Settlements > Tarsus
TARSUS (mod. Tersous), an ancient city in the fertile plain of Cilicia. The small river Cydnus flowed through the centre of the town, and its cool swift waters were the boast of the city (though visitors like Dion Chrysostom thought it far inferior to the rivers of many Greek cities). The harbour, Rhegma, below the city, was originally a lagoon, though it is said also to be supplied by springs of its own. The Cydnus flowed into the lake (where were the arsenals) and thence into the sea, about 10 m. from Tarsus. The city is first mentioned on the Black Obelisk, as captured by the Assyrians along with the rest of Cilicia about 850 B.C. It was probably an old Ionian colony, settled (like Mallus) under the direction of Clarian Apollo. Its importance was due (1) to its excellent and safe harbour, (2) to its possession of a fertile territory, and (3) to its command of the first waggon-road made across Mount Taurus, which was cut through the Cilician Gates, a narrow gorge 100 yards in length, originally only wide enough to carry the waters of a small affluent of the Cydnus. The greatness of Tarsus rested therefore mainly on the two great engineering works, the harbour and the road. That the latter was due to Greek influence is shown by the village Mopsucrene on the southern approach to the Gates: Mopsus was the prophet of Clarian Apollo. Few mountain passes have been so important in history as this road (seventy miles in length) over Taurus. Many armies have marched over it; those of Cyrus the Younger, Alexander the Great, Cicero, Septimius Severus and the First Crusade may specially be mentioned.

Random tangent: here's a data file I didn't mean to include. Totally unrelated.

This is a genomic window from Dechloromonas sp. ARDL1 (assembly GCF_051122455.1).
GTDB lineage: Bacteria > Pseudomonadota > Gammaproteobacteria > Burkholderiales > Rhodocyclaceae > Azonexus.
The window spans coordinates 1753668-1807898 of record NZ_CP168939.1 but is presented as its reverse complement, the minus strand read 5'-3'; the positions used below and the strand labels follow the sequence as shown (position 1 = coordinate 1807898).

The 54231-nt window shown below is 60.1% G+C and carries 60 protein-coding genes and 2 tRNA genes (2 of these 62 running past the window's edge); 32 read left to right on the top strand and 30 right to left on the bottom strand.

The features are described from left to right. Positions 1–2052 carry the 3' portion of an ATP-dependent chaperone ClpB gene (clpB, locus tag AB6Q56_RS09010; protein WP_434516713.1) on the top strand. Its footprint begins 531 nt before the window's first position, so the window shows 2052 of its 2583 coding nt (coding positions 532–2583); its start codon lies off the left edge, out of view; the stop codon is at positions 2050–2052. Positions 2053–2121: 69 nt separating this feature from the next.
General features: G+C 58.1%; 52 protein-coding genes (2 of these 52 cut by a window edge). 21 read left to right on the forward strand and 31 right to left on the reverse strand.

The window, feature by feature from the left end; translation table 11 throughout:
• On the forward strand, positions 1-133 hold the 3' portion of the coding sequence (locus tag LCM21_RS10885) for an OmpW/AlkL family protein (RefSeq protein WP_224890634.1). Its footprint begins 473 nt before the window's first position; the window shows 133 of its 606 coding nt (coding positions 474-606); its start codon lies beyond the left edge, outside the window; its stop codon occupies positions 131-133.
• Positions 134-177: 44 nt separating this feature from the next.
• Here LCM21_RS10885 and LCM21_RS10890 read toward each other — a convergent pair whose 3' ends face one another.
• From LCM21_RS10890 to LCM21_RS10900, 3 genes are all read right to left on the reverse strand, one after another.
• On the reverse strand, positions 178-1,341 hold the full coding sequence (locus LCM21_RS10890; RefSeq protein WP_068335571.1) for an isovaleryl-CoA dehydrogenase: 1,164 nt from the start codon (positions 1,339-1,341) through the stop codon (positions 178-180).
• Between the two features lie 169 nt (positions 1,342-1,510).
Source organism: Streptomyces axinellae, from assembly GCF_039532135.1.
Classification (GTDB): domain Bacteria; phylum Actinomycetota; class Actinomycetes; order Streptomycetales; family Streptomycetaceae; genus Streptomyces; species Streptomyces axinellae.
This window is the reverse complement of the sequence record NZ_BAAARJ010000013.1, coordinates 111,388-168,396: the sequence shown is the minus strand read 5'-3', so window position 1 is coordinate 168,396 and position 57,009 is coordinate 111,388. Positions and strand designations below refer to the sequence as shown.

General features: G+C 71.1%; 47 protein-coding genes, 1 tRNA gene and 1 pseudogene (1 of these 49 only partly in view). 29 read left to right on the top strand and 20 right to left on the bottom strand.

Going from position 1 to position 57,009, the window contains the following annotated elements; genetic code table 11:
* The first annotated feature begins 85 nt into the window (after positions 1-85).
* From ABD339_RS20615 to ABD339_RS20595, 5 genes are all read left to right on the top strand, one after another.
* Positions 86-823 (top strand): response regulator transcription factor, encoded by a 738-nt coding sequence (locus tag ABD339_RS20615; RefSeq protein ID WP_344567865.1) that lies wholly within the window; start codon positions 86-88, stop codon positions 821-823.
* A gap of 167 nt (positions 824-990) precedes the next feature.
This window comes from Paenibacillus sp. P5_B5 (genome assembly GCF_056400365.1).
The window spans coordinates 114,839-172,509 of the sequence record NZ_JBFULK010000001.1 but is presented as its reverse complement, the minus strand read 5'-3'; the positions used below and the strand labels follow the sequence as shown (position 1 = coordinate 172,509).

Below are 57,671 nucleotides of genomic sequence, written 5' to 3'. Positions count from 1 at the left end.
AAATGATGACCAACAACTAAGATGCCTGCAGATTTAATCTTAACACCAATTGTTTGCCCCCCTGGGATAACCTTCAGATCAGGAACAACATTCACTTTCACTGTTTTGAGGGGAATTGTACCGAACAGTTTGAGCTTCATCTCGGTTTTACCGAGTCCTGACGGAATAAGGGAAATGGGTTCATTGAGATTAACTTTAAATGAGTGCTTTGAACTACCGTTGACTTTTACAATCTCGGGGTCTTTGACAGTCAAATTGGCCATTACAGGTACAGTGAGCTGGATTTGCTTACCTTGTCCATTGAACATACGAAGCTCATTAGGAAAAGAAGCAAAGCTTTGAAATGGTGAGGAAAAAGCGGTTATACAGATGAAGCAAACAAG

Tarsus is most accessible from the sea or from the east. Even after the "Cilician Gates " were cut, the crossing of Taurus was a difficult operation for an invading army (as Xenophon and Arrian show). Hence Tarsian history (where not determined by Greek maritime relations) has been strongly affected by Semitic influence, and Dion Chrysostom, about A.D. 112, says it was more like a Phoenician than a Hellenic city (which it claimed to be). After the Assyrian power decayed, princes, several of whom bore the name or title Syennesis, ruled Tarsus before and under Persian power. Persian satraps governed it in the 4th century B.C.; and struck coins with Aramaic legends there. The Seleucid kings of Syria for a time kept it in a state of servitude; but it was made an autonomous city with additional citizens (probably Argive Greeks and Jews) by Antiochus IV. Epiphanes in 171 B.C.; and then it began to strike its own coins. It became one of the richest and greatest cities of the East under the Romans after 104 B.C., and was favoured by both Antony and Augustus: the reception there by the former of Cleopatra, who sailed up to the city in a magnificent vessel, was a striking historic event. In spite of its oriental character, it maintained a university where Greek philosophy was taught by a series of famous Tarsians, who influenced Roman history. Chief among them was Athenodorus Cananites (q.v.), teacher and friend of Augustus for many years, a man of courage and power, who remodelled the Tarsian constitution (making it timocratic and oligarchic). The picture which Philostratus, in his biography of Apollonius Tyanensis, draws of the Tarsians as vain, luxurious and illiterate, represents the general Graeco-Roman conception of the city. The legend which was believed to be graven on the statue of Sardanapalus at Anehiale (12 m. S.W. from Tarsus) might have been the motto of most Tarsians: "Eat, drink, play, for nothing else is worth this (gesture)" (referred to by St Paul, 1 Cor. xv. 32). The statue was probably an archaic work, with Hittite or- cuneiform inscription, representing a figure with right hand raised: the letters and the attitude were misunderstood; the figure was supposed to be snapping the fingers and uttering this expression of effeminate and weary sensualism.